D's central position in Wicky-Hayden layout is an artifact of the fact that Dorian mode is a symmetric scale (its descending interval pattern and ascending interval pattern are the same) in some tunings, including the twelve tone equal temperament (and it's the only such diatonic mode). Even though I'm sure this mathematical property of Dorian mode has been ...


32

Yes, there are ways to measure it, though there are many different algorithms claiming to be more correct than the others. This formula by Vassilakis is recent (2007). These measure "roughness", which is similar to dissonance. (Dissonance is basically roughness, but weighted towards certain intervals due to cultural conditioning, which is obviously hard ...


32

Anacrusis (pickup) is a bit more rhythmic than melodic. Hearing it seems easy to my musical brain, but I can understand how it would not be. Most music has a set rhythm, which we can understand in its simplest form by saying there is a fairly low number (most commonly 4), to which one can repeatedly count while listening to a piece of music such that the ...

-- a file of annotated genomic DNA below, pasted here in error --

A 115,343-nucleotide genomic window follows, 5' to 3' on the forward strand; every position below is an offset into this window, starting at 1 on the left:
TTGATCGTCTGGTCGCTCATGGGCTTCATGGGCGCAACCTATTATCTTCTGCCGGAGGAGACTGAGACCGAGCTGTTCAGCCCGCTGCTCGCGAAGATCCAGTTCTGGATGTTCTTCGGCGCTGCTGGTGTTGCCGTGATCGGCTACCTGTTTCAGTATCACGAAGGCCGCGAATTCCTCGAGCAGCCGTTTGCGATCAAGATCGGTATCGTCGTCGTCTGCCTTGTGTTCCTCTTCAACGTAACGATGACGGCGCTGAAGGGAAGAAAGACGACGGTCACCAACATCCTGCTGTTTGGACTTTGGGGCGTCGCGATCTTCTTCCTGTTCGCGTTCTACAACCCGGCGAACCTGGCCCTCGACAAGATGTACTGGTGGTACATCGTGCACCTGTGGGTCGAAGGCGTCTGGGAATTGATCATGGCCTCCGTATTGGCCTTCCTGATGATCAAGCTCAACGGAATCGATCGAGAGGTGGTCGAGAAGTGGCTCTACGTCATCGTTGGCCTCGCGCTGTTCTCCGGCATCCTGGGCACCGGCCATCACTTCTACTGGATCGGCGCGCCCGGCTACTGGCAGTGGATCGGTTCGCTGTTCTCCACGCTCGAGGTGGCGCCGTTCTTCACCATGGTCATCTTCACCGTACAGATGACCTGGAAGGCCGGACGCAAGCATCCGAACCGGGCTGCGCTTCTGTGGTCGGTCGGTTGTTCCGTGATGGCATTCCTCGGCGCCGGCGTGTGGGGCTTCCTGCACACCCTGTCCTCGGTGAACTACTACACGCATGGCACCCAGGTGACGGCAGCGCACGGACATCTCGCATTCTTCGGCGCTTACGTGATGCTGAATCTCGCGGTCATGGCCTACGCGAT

31

This is a D melodic minor scale (The root of the scale would be D since this Bach), which alters depending on if it is descending or ascending. When ascending the 6 and 7th degrees are raised, and then decending they are lowered. So when descending it is the same as a natural minor scale. These are pretty common in classic music and are often standard of ...


31

Music, as an art, is in the ear of the listener. As a musician, I can say there are definitely times when a song sounds "better" in one key than another. The primary reason this is so is when the key fits the "natural" range of a singer or instrument. A song may sound perfect when sung by a female alto, but as those notes sung verbatim would be at the top ...


30

A drum solo is a song without a key.


30

To understand the answer to this question you need and understanding of these concepts: Key center Tonality Chord progressions in functional harmony Cadence A song is regarded as being in the key of C major if the pitch C is its key center, if the notes in the song chiefly fall in the C-major scale (as opposed to the C-minor scale, or one of the other ...


30

There is a rather more fundamental, physical reason for this than so far mentioned: the bass fills not only the bass frequency range, but its harmonics actually reach well into the midrange where all other voices have their fundamentals! In fact, since the bass has typically the strongest amplitude1 of all tuned instruments (save perhaps trumpets, lead ...


29